National Thank a Mail Carrier Day FAQs
How do you thank a mailman?
First and foremost, simply saying “thank you” in person is always appropriate and appreciated. If you want to give a tangible thank you, the U.S. Postal Service asks that the public abides by the rules and regulations for postal employees accepting gifts and gratuities.
Is there a mail carrier appreciation day?
Yes, National National Thank A Mail Carrier Day is on February 4.
Is today National Postal Worker Day?
Although similar to National Thank a Mail Carrier Day, “National Postal Worker Day” on July 1 recognizes all postal workers, not just those who carry and deliver the mail to residences and businesses.
National Thank a Mail Carrier Day Activities
Just say “Thank you”
Everyone likes to feel appreciated. Make the extra effort today to personally thank your letter carrier for his or her service. If you absolutely cannot do so in person, leave a thank you note in your mailbox.
Visit the National Postal Museum or take a virtual tour
From building the critical commercial aviation network to a rail-hopping dog who traveled the country with the railway mail service in the late 1800s, a visit to the National Postal Museum in Washington, DC is a fascinating treasury of our nation’s postal service history. The National Postal Museum is part of the Smithsonian Institution in Washington DC where admission is always free.
Send a letter or postcard via “snail-mail”
We know you are busy and your phone is within easy reach in your pocket or purse. But if you really want to show your mail carrier appreciation, instead of sending someone a text to say hello or happy birthday, make a commitment to send letters or greeting cards again. Today is the perfect day to get started by writing a letter or card, affixing a stamp to it, and putting it in your outgoing mail.
Five Famous People Whose Careers Began With The Post Office
President Abraham Lincoln
When he was just 24 years old, the man who would later become the sixteenth President of the United States was appointed and served as postmaster of the New Salem, Illinois post office from May 7, 1833, until the office closed in 1836.
American singer and actor Bing Crosby worked as a mail clerk before crooning and dancing his way into American hearts and movies.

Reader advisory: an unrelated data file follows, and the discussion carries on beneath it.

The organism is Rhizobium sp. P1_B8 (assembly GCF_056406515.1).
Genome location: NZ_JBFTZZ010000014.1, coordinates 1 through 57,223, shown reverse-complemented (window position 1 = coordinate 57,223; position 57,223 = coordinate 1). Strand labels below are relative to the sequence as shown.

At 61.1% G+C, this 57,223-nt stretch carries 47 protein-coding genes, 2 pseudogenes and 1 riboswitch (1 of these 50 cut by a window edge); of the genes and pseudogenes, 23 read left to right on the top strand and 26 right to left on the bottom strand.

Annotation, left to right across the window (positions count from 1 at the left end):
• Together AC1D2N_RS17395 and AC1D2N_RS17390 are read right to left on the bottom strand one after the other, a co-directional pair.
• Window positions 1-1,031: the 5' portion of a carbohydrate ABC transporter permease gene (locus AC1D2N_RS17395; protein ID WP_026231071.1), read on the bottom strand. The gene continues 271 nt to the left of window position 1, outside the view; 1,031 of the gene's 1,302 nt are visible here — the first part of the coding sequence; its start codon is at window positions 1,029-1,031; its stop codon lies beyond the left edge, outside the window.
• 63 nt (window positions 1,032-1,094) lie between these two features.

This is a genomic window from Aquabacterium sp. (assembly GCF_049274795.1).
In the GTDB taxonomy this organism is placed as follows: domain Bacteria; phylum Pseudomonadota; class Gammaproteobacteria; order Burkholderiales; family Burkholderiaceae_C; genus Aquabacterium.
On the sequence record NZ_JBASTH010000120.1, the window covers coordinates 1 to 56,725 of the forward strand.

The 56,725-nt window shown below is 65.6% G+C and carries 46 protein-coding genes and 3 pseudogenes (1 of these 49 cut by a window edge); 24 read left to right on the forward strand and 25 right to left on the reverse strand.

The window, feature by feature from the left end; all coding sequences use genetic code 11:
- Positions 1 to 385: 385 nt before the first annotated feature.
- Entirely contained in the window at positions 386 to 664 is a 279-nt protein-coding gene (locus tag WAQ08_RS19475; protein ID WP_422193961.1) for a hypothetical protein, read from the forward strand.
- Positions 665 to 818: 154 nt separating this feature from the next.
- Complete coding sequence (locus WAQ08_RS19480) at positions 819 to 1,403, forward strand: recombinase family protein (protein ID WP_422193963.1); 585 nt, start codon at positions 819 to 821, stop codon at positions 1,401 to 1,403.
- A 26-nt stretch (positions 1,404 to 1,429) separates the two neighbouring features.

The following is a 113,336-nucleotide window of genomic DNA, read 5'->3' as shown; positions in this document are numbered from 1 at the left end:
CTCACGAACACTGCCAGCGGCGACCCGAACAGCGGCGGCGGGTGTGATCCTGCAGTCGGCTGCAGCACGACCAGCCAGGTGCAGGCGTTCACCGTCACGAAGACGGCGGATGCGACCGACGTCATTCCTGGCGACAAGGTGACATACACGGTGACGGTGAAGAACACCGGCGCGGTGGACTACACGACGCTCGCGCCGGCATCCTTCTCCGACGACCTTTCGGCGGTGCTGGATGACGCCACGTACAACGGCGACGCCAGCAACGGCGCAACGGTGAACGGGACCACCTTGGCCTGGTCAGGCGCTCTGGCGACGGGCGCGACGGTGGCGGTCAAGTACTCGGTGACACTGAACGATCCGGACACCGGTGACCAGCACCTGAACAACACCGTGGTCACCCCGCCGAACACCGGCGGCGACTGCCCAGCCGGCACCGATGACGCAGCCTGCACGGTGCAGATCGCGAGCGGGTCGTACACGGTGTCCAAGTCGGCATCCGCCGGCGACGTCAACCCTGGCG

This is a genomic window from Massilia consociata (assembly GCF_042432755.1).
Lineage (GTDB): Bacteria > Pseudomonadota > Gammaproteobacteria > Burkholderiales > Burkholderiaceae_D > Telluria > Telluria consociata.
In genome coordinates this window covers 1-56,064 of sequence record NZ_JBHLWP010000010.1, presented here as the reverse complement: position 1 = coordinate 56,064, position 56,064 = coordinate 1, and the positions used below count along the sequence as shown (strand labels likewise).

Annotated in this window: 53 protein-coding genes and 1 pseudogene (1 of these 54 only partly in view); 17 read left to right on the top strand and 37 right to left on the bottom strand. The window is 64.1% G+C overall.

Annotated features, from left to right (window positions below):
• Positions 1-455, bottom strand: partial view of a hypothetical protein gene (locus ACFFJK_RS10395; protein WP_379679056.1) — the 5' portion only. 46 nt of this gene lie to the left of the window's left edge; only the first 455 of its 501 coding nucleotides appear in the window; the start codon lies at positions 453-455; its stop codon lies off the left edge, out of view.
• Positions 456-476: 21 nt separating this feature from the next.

Disneyland and Disneyworld founder Walt Disney worked as a substitute mail carrier before his career in animation and family entertainment.
American actor Rock Hudson worked as a letter carrier in Winnetka, Illinois before becoming one of Hollywood’s favorite leading men.
Aviator Charles Lindbergh became the first contract airmail pilot in 1929.
Why We Love National Thank a Mail Carrier Day
They are neighborhood heroes
They keep watch over the neighborhoods they deliver. Letter carriers get to know the people, the dogs, the houses, the businesses, and the cars in the communities they serve, If something is amiss along their route, mail carriers are often the first to notice and call 911. Mail carriers have saved people from burning buildings, rescued a sex trafficking victim, and a man pinned under his car.
Their work keeps the art of letter writing alive
Emails and text messages may get to their destination faster, but nothing says “I’m thinking about you“ quite the way a hand-written letter on beautiful stationery or a note written inside a birthday card. If the Post Office stops home mail delivery, the art of letter writing will likely, and sadly, become less frequent.
Mail Carriers deliver smiles
Sure, you may cuss at the crunched up reams of political propaganda and holiday sales circulars seasonally stuffed inside your mailbox, but mail carriers also deliver smiles in the form of birthday cards, thank you notes, graduation announcements, wedding invitations, postcards, magazines, and packages. Remember that “junk mail” pays to keep the smiles coming.
National Thank a Mail Carrier Day dates